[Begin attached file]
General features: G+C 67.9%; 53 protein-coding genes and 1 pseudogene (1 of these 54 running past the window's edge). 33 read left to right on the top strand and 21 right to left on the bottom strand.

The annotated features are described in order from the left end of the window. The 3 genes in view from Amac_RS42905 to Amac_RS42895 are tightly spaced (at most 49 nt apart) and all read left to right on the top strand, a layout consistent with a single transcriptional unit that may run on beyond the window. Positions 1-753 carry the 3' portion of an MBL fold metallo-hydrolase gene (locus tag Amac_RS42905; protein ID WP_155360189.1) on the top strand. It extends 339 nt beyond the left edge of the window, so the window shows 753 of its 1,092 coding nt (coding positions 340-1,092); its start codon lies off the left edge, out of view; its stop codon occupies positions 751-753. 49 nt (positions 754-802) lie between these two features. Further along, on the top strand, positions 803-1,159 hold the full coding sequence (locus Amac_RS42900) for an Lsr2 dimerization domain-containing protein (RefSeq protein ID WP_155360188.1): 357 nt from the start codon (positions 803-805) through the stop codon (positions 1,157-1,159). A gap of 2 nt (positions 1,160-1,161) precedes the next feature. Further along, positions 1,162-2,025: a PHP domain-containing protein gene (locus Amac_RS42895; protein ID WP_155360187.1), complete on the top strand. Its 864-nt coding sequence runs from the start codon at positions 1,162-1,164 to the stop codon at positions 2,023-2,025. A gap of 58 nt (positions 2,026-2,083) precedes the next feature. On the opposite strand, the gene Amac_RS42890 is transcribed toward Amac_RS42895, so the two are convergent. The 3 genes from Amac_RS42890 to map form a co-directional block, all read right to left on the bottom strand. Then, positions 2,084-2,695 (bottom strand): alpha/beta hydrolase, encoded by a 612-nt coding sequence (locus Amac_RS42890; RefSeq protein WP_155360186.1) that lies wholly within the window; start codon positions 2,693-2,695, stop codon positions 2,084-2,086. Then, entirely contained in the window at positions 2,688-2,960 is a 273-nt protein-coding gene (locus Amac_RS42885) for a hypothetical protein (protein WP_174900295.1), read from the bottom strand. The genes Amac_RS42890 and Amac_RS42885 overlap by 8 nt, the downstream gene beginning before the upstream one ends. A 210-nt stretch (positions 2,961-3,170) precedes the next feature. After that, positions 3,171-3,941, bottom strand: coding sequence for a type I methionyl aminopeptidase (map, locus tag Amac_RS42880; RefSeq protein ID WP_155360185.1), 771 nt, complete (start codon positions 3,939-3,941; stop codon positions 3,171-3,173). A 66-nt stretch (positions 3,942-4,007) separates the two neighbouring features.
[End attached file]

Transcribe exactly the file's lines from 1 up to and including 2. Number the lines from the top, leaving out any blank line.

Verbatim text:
General features: G+C 67.9%; 53 protein-coding genes and 1 pseudogene (1 of these 54 running past the window's edge). 33 read left to right on the top strand and 21 right to left on the bottom strand.

The annotated features are described in order from the left end of the window. The 3 genes in view from Amac_RS42905 to Amac_RS42895 are tightly spaced (at most 49 nt apart) and all read left to right on the top strand, a layout consistent with a single transcriptional unit that may run on beyond the window. Positions 1-753 carry the 3' portion of an MBL fold metallo-hydrolase gene (locus tag Amac_RS42905; protein ID WP_155360189.1) on the top strand. It extends 339 nt beyond the left edge of the window, so the window shows 753 of its 1,092 coding nt (coding positions 340-1,092); its start codon lies off the left edge, out of view; its stop codon occupies positions 751-753. 49 nt (positions 754-802) lie between these two features. Further along, on the top strand, positions 803-1,159 hold the full coding sequence (locus Amac_RS42900) for an Lsr2 dimerization domain-containing protein (RefSeq protein ID WP_155360188.1): 357 nt from the start codon (positions 803-805) through the stop codon (positions 1,157-1,159). A gap of 2 nt (positions 1,160-1,161) precedes the next feature. Further along, positions 1,162-2,025: a PHP domain-containing protein gene (locus Amac_RS42895; protein ID WP_155360187.1), complete on the top strand. Its 864-nt coding sequence runs from the start codon at positions 1,162-1,164 to the stop codon at positions 2,023-2,025. A gap of 58 nt (positions 2,026-2,083) precedes the next feature. On the opposite strand, the gene Amac_RS42890 is transcribed toward Amac_RS42895, so the two are convergent. The 3 genes from Amac_RS42890 to map form a co-directional block, all read right to left on the bottom strand. Then, positions 2,084-2,695 (bottom strand): alpha/beta hydrolase, encoded by a 612-nt coding sequence (locus Amac_RS42890; RefSeq protein WP_155360186.1) that lies wholly within the window; start codon positions 2,693-2,695, stop codon positions 2,084-2,086. Then, entirely contained in the window at positions 2,688-2,960 is a 273-nt protein-coding gene (locus Amac_RS42885) for a hypothetical protein (protein WP_174900295.1), read from the bottom strand. The genes Amac_RS42890 and Amac_RS42885 overlap by 8 nt, the downstream gene beginning before the upstream one ends. A 210-nt stretch (positions 2,961-3,170) precedes the next feature. After that, positions 3,171-3,941, bottom strand: coding sequence for a type I methionyl aminopeptidase (map, locus tag Amac_RS42880; RefSeq protein ID WP_155360185.1), 771 nt, complete (start codon positions 3,939-3,941; stop codon positions 3,171-3,173). A 66-nt stretch (positions 3,942-4,007) separates the two neighbouring features.